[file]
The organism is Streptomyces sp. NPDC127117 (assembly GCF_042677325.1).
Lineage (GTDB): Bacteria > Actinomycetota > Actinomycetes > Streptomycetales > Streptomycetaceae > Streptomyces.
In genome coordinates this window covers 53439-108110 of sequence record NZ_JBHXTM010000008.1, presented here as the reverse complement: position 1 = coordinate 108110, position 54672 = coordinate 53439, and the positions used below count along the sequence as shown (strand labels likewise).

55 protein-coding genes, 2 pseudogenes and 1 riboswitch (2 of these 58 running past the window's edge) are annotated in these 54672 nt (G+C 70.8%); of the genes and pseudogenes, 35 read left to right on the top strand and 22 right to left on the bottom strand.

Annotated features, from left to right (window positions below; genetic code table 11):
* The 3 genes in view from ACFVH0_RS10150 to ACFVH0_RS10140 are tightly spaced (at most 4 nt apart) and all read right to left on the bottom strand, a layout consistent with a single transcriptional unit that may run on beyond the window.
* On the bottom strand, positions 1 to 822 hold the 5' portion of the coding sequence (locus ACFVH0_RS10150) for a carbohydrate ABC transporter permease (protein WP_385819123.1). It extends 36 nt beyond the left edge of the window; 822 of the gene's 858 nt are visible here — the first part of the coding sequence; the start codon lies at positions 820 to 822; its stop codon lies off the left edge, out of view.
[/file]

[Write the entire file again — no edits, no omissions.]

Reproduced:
The organism is Streptomyces sp. NPDC127117 (assembly GCF_042677325.1).
Lineage (GTDB): Bacteria > Actinomycetota > Actinomycetes > Streptomycetales > Streptomycetaceae > Streptomyces.
In genome coordinates this window covers 53439-108110 of sequence record NZ_JBHXTM010000008.1, presented here as the reverse complement: position 1 = coordinate 108110, position 54672 = coordinate 53439, and the positions used below count along the sequence as shown (strand labels likewise).

55 protein-coding genes, 2 pseudogenes and 1 riboswitch (2 of these 58 running past the window's edge) are annotated in these 54672 nt (G+C 70.8%); of the genes and pseudogenes, 35 read left to right on the top strand and 22 right to left on the bottom strand.

Annotated features, from left to right (window positions below; genetic code table 11):
* The 3 genes in view from ACFVH0_RS10150 to ACFVH0_RS10140 are tightly spaced (at most 4 nt apart) and all read right to left on the bottom strand, a layout consistent with a single transcriptional unit that may run on beyond the window.
* On the bottom strand, positions 1 to 822 hold the 5' portion of the coding sequence (locus ACFVH0_RS10150) for a carbohydrate ABC transporter permease (protein WP_385819123.1). It extends 36 nt beyond the left edge of the window; 822 of the gene's 858 nt are visible here — the first part of the coding sequence; the start codon lies at positions 820 to 822; its stop codon lies off the left edge, out of view.